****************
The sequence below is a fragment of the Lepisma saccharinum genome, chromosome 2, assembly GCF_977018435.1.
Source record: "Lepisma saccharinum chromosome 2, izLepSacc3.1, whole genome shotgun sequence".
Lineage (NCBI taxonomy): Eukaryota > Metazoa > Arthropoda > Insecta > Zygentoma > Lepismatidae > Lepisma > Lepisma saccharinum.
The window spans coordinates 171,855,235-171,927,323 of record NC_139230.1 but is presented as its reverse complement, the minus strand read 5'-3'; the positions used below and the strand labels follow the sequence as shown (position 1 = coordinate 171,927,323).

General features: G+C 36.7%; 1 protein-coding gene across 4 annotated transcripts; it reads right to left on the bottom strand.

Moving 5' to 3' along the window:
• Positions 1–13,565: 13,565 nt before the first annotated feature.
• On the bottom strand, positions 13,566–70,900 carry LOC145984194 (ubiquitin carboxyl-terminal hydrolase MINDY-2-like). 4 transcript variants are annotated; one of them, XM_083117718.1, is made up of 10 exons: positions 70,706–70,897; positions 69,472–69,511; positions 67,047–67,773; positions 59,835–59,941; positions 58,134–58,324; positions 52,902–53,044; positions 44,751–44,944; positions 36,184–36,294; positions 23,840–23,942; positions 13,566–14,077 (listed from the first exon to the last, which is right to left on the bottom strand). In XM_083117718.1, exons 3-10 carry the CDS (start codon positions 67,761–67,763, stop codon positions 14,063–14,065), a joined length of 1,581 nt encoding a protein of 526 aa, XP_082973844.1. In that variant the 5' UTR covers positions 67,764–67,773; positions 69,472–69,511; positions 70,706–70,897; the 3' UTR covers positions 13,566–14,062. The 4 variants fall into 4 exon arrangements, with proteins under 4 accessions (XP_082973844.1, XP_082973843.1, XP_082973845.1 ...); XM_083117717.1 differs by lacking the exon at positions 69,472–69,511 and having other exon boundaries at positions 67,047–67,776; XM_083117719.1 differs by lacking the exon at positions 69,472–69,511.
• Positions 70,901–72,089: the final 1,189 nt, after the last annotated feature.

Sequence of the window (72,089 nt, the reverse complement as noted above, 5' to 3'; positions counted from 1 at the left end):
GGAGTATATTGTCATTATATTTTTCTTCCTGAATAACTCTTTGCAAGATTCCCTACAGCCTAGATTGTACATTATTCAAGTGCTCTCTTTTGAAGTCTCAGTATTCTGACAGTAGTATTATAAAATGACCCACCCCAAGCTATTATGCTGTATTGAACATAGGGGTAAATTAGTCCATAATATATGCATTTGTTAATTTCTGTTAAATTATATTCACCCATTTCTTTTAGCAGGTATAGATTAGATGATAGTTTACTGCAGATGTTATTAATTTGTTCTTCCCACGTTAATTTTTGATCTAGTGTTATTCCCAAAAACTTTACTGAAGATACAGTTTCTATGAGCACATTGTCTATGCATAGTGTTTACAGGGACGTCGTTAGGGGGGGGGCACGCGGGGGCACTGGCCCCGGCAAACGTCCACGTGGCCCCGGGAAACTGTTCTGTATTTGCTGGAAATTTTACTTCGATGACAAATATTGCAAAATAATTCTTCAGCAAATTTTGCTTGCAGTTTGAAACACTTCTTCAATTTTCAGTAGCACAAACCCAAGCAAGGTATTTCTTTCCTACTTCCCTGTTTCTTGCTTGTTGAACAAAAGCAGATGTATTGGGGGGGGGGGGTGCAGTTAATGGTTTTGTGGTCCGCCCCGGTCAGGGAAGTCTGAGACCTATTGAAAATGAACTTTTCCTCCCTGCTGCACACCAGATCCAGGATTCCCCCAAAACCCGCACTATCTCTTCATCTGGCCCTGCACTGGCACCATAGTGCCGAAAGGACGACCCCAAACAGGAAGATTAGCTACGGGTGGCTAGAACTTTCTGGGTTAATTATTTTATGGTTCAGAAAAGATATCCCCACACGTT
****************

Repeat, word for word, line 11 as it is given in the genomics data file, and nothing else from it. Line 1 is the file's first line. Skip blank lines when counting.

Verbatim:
GGAGTATATTGTCATTATATTTTTCTTCCTGAATAACTCTTTGCAAGATTCCCTACAGCCTAGATTGTACATTATTCAAGTGCTCTCTTTTGAAGTCTCAGTATTCTGACAGTAGTATTATAAAATGACCCACCCCAAGCTATTATGCTGTATTGAACATAGGGGTAAATTAGTCCATAATATATGCATTTGTTAATTTCTGTTAAATTATATTCACCCATTTCTTTTAGCAGGTATAGATTAGATGATAGTTTACTGCAGATGTTATTAATTTGTTCTTCCCACGTTAATTTTTGATCTAGTGTTATTCCCAAAAACTTTACTGAAGATACAGTTTCTATGAGCACATTGTCTATGCATAGTGTTTACAGGGACGTCGTTAGGGGGGGGGCACGCGGGGGCACTGGCCCCGGCAAACGTCCACGTGGCCCCGGGAAACTGTTCTGTATTTGCTGGAAATTTTACTTCGATGACAAATATTGCAAAATAATTCTTCAGCAAATTTTGCTTGCAGTTTGAAACACTTCTTCAATTTTCAGTAGCACAAACCCAAGCAAGGTATTTCTTTCCTACTTCCCTGTTTCTTGCTTGTTGAACAAAAGCAGATGTATTGGGGGGGGGGGGTGCAGTTAATGGTTTTGTGGTCCGCCCCGGTCAGGGAAGTCTGAGACCTATTGAAAATGAACTTTTCCTCCCTGCTGCACACCAGATCCAGGATTCCCCCAAAACCCGCACTATCTCTTCATCTGGCCCTGCACTGGCACCATAGTGCCGAAAGGACGACCCCAAACAGGAAGATTAGCTACGGGTGGCTAGAACTTTCTGGGTTAATTATTTTATGGTTCAGAAAAGATATCCCCACACGTT